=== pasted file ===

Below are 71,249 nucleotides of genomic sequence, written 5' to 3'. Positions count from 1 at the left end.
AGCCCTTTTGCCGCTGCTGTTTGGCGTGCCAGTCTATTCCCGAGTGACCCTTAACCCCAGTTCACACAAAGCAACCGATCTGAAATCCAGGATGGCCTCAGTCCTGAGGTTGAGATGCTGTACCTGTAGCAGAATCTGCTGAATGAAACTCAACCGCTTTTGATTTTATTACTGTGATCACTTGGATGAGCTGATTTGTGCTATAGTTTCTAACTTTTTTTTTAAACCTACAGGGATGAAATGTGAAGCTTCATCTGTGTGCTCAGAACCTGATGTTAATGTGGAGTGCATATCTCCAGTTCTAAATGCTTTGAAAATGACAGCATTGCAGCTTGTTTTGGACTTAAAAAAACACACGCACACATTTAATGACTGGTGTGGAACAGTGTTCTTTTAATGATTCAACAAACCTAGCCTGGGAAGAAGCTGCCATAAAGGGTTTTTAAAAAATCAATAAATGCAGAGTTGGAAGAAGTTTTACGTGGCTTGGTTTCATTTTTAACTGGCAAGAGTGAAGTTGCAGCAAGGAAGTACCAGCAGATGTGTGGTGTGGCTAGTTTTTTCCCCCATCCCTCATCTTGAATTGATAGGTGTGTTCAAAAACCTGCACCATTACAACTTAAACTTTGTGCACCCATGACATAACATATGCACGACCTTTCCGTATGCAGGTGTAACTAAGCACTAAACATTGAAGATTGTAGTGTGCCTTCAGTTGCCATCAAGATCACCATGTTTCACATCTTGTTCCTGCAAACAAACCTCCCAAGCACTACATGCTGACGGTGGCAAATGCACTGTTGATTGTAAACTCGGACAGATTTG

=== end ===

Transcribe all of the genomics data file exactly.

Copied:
Below are 71,249 nucleotides of genomic sequence, written 5' to 3'. Positions count from 1 at the left end.
AGCCCTTTTGCCGCTGCTGTTTGGCGTGCCAGTCTATTCCCGAGTGACCCTTAACCCCAGTTCACACAAAGCAACCGATCTGAAATCCAGGATGGCCTCAGTCCTGAGGTTGAGATGCTGTACCTGTAGCAGAATCTGCTGAATGAAACTCAACCGCTTTTGATTTTATTACTGTGATCACTTGGATGAGCTGATTTGTGCTATAGTTTCTAACTTTTTTTTTAAACCTACAGGGATGAAATGTGAAGCTTCATCTGTGTGCTCAGAACCTGATGTTAATGTGGAGTGCATATCTCCAGTTCTAAATGCTTTGAAAATGACAGCATTGCAGCTTGTTTTGGACTTAAAAAAACACACGCACACATTTAATGACTGGTGTGGAACAGTGTTCTTTTAATGATTCAACAAACCTAGCCTGGGAAGAAGCTGCCATAAAGGGTTTTTAAAAAATCAATAAATGCAGAGTTGGAAGAAGTTTTACGTGGCTTGGTTTCATTTTTAACTGGCAAGAGTGAAGTTGCAGCAAGGAAGTACCAGCAGATGTGTGGTGTGGCTAGTTTTTTCCCCCATCCCTCATCTTGAATTGATAGGTGTGTTCAAAAACCTGCACCATTACAACTTAAACTTTGTGCACCCATGACATAACATATGCACGACCTTTCCGTATGCAGGTGTAACTAAGCACTAAACATTGAAGATTGTAGTGTGCCTTCAGTTGCCATCAAGATCACCATGTTTCACATCTTGTTCCTGCAAACAAACCTCCCAAGCACTACATGCTGACGGTGGCAAATGCACTGTTGATTGTAAACTCGGACAGATTTG